Southern Living recently published an article that claims the occasional trip with friends is good for your health, and as expected — because we all want another excuse to spend more time with our buddies — the article has since inspired many local media outlets to run similar headlines with the same reporting.
While Southern Living cites several scientific studies to back up their claim — one found that hanging with friends increases our production of the feel-good hormone oxytocin, and another showed that having a large social network can help us better tolerate pain — their argument for taking more of these supposedly healthy friend-cations mostly relies on this paragraph:
“Conversely, according to the clever folks at Harvard, people who don’t have strong friendships tend to be more depressed, have later-life cognitive decline, and frighteningly enough, were more likely to die at a younger age. One study, which looked at the lives of 309,000 people, found that a lack of strong social ties increased the risk of premature death from all causes by 50 percent, which was about the same effect as smoking up to 15 cigarettes a day. A 2012 study found that the risk of dementia increased depending on how lonely people felt.”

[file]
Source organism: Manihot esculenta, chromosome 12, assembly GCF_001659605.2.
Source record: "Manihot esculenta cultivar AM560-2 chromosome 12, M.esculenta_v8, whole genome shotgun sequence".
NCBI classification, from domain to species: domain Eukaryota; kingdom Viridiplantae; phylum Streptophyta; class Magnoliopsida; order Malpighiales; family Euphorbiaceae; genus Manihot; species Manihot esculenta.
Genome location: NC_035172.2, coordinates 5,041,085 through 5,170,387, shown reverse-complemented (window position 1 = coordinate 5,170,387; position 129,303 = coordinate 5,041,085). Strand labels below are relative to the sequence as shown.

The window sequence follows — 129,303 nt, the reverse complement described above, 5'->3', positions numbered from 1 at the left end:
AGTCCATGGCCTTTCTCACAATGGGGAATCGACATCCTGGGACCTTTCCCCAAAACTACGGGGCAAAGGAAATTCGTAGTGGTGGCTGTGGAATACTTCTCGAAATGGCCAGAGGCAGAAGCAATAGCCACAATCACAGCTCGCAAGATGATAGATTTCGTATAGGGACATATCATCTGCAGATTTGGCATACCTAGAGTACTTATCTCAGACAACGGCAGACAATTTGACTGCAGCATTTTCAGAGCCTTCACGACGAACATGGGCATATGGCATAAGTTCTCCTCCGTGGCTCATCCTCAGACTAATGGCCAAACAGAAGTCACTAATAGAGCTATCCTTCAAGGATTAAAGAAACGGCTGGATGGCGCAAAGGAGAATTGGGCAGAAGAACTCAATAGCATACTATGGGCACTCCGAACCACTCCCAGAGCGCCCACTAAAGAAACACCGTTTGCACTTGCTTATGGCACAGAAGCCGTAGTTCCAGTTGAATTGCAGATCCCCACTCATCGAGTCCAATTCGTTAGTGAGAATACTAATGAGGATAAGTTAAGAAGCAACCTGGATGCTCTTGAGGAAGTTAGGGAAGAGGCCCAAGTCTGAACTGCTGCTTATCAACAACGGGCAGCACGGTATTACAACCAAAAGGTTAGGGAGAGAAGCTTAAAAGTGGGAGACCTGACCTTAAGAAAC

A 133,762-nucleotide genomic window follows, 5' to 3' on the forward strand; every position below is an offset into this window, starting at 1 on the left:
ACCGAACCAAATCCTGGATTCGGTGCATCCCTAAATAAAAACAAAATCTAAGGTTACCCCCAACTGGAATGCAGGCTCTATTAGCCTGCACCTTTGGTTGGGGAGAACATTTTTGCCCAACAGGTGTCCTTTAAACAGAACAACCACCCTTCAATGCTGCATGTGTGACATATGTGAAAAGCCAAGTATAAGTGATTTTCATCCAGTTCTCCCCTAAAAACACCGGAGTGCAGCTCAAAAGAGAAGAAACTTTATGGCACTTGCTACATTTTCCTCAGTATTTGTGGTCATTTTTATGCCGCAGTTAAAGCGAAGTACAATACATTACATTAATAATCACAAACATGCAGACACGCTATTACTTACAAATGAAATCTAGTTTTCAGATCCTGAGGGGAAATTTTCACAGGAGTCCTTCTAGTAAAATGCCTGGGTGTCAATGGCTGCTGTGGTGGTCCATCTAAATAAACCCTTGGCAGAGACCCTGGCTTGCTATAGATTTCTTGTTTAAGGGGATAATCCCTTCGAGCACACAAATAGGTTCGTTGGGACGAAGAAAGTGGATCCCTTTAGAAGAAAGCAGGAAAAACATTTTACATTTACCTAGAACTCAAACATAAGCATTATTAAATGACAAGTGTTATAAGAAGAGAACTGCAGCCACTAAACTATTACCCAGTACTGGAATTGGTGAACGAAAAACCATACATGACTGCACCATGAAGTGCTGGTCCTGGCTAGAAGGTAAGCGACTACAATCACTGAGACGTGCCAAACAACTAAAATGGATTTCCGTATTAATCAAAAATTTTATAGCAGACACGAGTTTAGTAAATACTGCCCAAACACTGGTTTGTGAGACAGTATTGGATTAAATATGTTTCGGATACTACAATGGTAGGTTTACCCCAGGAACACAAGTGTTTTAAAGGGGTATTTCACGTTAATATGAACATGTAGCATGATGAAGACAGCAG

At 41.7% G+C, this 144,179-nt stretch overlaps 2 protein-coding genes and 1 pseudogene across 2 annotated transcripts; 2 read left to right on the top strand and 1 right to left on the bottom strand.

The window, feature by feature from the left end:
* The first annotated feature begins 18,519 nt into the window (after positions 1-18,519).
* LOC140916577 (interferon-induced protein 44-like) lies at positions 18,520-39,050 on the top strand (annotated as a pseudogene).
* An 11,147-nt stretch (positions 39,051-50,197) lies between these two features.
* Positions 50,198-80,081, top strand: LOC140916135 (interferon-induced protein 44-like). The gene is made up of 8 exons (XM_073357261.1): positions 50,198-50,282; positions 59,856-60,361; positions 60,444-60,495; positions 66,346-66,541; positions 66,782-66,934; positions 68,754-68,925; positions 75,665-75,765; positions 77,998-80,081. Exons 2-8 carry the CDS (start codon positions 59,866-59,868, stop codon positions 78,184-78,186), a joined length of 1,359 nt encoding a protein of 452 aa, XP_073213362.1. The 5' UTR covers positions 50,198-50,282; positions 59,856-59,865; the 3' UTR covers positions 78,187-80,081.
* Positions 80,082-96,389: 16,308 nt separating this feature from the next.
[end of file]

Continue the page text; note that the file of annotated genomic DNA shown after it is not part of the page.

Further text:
Now, both the research they cite and this idea that friendships can improve your health are very, very real. As MEL once reported, “The health and happiness of a society can be measured by how much its citizens hang out with each other, and that a truly successful civilization is one in which its denizens do a hell of a lot of hanging out.”
While I can see that taking a trip with friends is a good way to nurture those relationships, I’m skeptical about this idea of a friends trip directly improving your health — partly because Southern Living doesn’t actually cite any research showing that connection, but mostly because I’ve never been on a trip with friends that didn’t involve everyone getting blackout drunk for the entirety of the trip and coming home a charred, smoking ruin (not so healthy, obvs).
I asked psychologist and psychotherapist Jeanette Raymond whether she thinks a trip with friends is good for your well-being, and while she said that very well may be the case…
“Being with friends gives you a sense of security that you’re not alone — that you belong and are accepted just for being yourself. You can be comfortable in your own skin and feel the mirror neurons in the brain create empathic connections. There’s a sense of trust that’s relaxing and allows for emotional vulnerability, an opportunity to be emotionally nurtured without having to perform. The opportunity to be dependent and independent is there — there’s a lack of having to play prescribed roles as you might in other relationships.”
…she also added one vital sidenote:
“All the above depends entirely on the friendship being safe and the members not trying to impress each other or show off.”